Initially, he and his team members attempted a couple of different C-4 charges to blow the vault's door but were unsuccessful. They were able to dislodge the door from its hinges, but its locking mechanism remained intact, Carroll said. Because of this setback, the team re-evaluated a hole made by the Iraqi thieves and decided to use that to gain access to the vault. The hole was just big enough for a small person, however there was a problem -- two sets of rebar reinforcements stretching across the hole.


Because EOD does not normally carry equipment to cut rebar, Carroll got the idea of using Force Reconnaissance and their breaching capabilities.


Force Recon's missions often require them to breach entryways, so they carry a number of different breaching equipment, according to Capt. Ryder White, Force Recon platoon commander.


Both sets of half-inch thick rebar were still intact and apparently were the only thing that prevented the Iraqis from gaining access to the vault and its contents. Force Recon initially used a cutting saw, but because of the small diameter of the hole, they switched to a cutting torch. In less than five minutes, the rebar was removed and the hole was cleared of debris.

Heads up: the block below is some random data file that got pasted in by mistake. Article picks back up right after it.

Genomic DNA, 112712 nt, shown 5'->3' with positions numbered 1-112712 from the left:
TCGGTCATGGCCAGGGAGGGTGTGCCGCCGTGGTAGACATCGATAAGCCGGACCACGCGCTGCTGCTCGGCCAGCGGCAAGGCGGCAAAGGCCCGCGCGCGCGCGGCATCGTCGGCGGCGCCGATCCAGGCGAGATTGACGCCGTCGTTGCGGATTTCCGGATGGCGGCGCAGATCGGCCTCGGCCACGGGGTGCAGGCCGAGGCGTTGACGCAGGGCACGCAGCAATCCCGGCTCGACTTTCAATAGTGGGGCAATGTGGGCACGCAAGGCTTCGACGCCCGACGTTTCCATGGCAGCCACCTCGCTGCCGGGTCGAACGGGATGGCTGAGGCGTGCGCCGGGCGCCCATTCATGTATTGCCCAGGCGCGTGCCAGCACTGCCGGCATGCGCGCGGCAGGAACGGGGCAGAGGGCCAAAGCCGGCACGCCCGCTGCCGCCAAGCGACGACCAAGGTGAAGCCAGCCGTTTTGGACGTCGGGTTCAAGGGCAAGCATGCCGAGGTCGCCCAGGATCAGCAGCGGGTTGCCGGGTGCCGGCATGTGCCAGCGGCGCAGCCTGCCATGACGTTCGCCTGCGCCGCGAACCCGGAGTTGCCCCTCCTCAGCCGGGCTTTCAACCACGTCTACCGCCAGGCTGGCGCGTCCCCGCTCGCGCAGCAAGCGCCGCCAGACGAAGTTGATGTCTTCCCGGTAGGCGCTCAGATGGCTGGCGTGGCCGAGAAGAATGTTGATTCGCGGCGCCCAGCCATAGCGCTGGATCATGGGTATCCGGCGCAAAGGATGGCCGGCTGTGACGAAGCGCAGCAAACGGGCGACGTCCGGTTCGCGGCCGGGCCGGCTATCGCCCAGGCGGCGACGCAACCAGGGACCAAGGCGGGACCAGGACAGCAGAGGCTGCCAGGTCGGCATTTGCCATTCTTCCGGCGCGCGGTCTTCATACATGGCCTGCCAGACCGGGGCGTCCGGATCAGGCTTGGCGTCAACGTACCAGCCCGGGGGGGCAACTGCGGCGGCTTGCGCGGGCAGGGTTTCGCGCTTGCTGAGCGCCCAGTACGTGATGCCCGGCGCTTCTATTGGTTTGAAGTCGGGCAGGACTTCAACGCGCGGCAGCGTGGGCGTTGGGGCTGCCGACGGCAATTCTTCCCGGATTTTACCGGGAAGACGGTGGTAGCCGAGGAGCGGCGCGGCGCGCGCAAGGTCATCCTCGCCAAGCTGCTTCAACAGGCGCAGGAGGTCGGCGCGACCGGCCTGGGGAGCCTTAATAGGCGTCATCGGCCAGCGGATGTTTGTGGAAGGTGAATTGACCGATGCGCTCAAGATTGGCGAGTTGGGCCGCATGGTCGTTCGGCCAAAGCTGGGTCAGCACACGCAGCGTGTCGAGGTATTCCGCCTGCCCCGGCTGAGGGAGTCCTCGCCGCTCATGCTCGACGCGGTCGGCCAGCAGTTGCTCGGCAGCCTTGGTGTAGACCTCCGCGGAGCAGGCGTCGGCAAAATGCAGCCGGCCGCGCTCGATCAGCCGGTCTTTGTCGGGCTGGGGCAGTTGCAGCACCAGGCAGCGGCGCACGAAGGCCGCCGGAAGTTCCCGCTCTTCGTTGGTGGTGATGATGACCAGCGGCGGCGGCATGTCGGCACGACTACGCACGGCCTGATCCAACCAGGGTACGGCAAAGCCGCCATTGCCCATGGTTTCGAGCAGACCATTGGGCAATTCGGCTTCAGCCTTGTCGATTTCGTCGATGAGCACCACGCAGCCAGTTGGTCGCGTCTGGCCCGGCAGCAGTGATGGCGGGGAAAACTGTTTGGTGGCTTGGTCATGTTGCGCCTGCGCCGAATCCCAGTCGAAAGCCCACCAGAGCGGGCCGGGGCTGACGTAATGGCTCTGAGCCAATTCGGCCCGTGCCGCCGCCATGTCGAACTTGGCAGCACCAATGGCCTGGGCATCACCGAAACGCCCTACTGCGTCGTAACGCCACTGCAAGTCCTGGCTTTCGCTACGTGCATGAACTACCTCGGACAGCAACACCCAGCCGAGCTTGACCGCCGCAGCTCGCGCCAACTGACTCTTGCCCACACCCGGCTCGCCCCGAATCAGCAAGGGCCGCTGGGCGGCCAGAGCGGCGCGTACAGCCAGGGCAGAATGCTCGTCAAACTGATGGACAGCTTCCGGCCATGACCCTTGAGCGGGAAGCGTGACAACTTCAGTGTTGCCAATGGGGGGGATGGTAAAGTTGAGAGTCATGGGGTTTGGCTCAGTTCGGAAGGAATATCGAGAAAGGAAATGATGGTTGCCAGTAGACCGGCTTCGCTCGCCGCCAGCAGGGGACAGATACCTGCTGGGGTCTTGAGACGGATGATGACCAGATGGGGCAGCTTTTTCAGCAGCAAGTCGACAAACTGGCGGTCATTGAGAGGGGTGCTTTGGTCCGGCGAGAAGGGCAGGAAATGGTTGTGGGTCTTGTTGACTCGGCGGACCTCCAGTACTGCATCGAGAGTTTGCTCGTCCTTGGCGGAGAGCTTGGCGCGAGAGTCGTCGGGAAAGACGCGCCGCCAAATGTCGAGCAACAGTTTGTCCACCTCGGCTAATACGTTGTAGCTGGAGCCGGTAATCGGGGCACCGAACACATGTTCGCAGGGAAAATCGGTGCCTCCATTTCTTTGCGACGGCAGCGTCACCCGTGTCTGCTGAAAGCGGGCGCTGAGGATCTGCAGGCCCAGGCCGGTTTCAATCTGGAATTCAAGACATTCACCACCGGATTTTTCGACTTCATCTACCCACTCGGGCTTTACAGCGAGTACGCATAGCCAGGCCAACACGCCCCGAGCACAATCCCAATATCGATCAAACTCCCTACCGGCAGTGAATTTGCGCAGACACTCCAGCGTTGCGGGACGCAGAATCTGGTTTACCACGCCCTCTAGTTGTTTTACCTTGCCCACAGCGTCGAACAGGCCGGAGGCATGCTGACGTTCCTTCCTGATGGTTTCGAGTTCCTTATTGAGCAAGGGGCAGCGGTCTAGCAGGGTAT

The smallest person on the scene was Hospital Corpsman 3rd Class Andrew Tyler, a corpsman with the EOD Team, and he volunteered to enter the vault to retrieve the contents. Shortly after entering, he began handling stacks of Iraqi dinar.


A lot of work and coordination went into this breaching mission and "the bottom line is that we made it into the vault" said Carroll.


The stacks Tyler was handing out were bundles of 250,000 dinar. Each of the battered 250 dinar bills displayed a portrait of the recently removed Iraqi dictator, Saddam Hussein.  One after another, the stacks were handed out of the small hole until a large sack, too heavy for one person to lift, had been filled to the top.
The G Company Marines loaded the cash into a vehicle and then proceeded to a second bank around the corner in the same situation.